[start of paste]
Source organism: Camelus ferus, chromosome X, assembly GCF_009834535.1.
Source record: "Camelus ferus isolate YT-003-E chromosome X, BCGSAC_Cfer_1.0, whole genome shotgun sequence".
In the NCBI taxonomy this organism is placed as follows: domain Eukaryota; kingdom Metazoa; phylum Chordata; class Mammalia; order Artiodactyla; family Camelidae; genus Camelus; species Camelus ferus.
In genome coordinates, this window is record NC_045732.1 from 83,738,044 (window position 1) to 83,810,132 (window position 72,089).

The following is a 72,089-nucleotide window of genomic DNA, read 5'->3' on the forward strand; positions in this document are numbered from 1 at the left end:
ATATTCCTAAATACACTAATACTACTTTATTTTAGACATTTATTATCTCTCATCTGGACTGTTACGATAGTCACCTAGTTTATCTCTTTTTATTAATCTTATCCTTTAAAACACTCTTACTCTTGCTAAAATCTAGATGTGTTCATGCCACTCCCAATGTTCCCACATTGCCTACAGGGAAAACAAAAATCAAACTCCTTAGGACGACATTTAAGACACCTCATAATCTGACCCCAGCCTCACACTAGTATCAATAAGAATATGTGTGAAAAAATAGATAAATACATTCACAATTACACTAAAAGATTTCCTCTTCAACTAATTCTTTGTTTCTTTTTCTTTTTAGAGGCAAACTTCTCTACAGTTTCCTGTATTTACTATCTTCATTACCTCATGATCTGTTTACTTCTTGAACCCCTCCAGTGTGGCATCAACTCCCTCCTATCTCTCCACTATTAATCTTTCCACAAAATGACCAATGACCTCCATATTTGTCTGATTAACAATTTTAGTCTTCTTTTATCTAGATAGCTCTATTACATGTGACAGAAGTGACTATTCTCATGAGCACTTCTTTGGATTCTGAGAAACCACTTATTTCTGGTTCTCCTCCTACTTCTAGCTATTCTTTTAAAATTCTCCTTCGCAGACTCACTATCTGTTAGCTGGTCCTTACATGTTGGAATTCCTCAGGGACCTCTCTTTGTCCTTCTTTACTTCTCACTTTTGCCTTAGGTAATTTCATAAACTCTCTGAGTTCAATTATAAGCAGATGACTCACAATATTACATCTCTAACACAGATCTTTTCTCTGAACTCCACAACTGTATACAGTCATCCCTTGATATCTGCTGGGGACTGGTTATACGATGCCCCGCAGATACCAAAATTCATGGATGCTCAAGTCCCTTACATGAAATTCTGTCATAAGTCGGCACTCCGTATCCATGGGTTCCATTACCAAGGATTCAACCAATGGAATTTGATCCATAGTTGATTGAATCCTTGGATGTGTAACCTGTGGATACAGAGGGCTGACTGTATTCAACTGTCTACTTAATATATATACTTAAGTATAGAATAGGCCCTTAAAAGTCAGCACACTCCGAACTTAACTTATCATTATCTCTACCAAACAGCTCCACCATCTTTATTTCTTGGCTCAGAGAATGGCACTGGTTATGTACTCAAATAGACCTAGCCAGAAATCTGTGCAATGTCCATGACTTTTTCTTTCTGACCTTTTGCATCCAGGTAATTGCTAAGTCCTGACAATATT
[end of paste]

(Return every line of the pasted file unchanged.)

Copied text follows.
Source organism: Camelus ferus, chromosome X, assembly GCF_009834535.1.
Source record: "Camelus ferus isolate YT-003-E chromosome X, BCGSAC_Cfer_1.0, whole genome shotgun sequence".
In the NCBI taxonomy this organism is placed as follows: domain Eukaryota; kingdom Metazoa; phylum Chordata; class Mammalia; order Artiodactyla; family Camelidae; genus Camelus; species Camelus ferus.
In genome coordinates, this window is record NC_045732.1 from 83,738,044 (window position 1) to 83,810,132 (window position 72,089).

The following is a 72,089-nucleotide window of genomic DNA, read 5'->3' on the forward strand; positions in this document are numbered from 1 at the left end:
ATATTCCTAAATACACTAATACTACTTTATTTTAGACATTTATTATCTCTCATCTGGACTGTTACGATAGTCACCTAGTTTATCTCTTTTTATTAATCTTATCCTTTAAAACACTCTTACTCTTGCTAAAATCTAGATGTGTTCATGCCACTCCCAATGTTCCCACATTGCCTACAGGGAAAACAAAAATCAAACTCCTTAGGACGACATTTAAGACACCTCATAATCTGACCCCAGCCTCACACTAGTATCAATAAGAATATGTGTGAAAAAATAGATAAATACATTCACAATTACACTAAAAGATTTCCTCTTCAACTAATTCTTTGTTTCTTTTTCTTTTTAGAGGCAAACTTCTCTACAGTTTCCTGTATTTACTATCTTCATTACCTCATGATCTGTTTACTTCTTGAACCCCTCCAGTGTGGCATCAACTCCCTCCTATCTCTCCACTATTAATCTTTCCACAAAATGACCAATGACCTCCATATTTGTCTGATTAACAATTTTAGTCTTCTTTTATCTAGATAGCTCTATTACATGTGACAGAAGTGACTATTCTCATGAGCACTTCTTTGGATTCTGAGAAACCACTTATTTCTGGTTCTCCTCCTACTTCTAGCTATTCTTTTAAAATTCTCCTTCGCAGACTCACTATCTGTTAGCTGGTCCTTACATGTTGGAATTCCTCAGGGACCTCTCTTTGTCCTTCTTTACTTCTCACTTTTGCCTTAGGTAATTTCATAAACTCTCTGAGTTCAATTATAAGCAGATGACTCACAATATTACATCTCTAACACAGATCTTTTCTCTGAACTCCACAACTGTATACAGTCATCCCTTGATATCTGCTGGGGACTGGTTATACGATGCCCCGCAGATACCAAAATTCATGGATGCTCAAGTCCCTTACATGAAATTCTGTCATAAGTCGGCACTCCGTATCCATGGGTTCCATTACCAAGGATTCAACCAATGGAATTTGATCCATAGTTGATTGAATCCTTGGATGTGTAACCTGTGGATACAGAGGGCTGACTGTATTCAACTGTCTACTTAATATATATACTTAAGTATAGAATAGGCCCTTAAAAGTCAGCACACTCCGAACTTAACTTATCATTATCTCTACCAAACAGCTCCACCATCTTTATTTCTTGGCTCAGAGAATGGCACTGGTTATGTACTCAAATAGACCTAGCCAGAAATCTGTGCAATGTCCATGACTTTTTCTTTCTGACCTTTTGCATCCAGGTAATTGCTAAGTCCTGACAATATT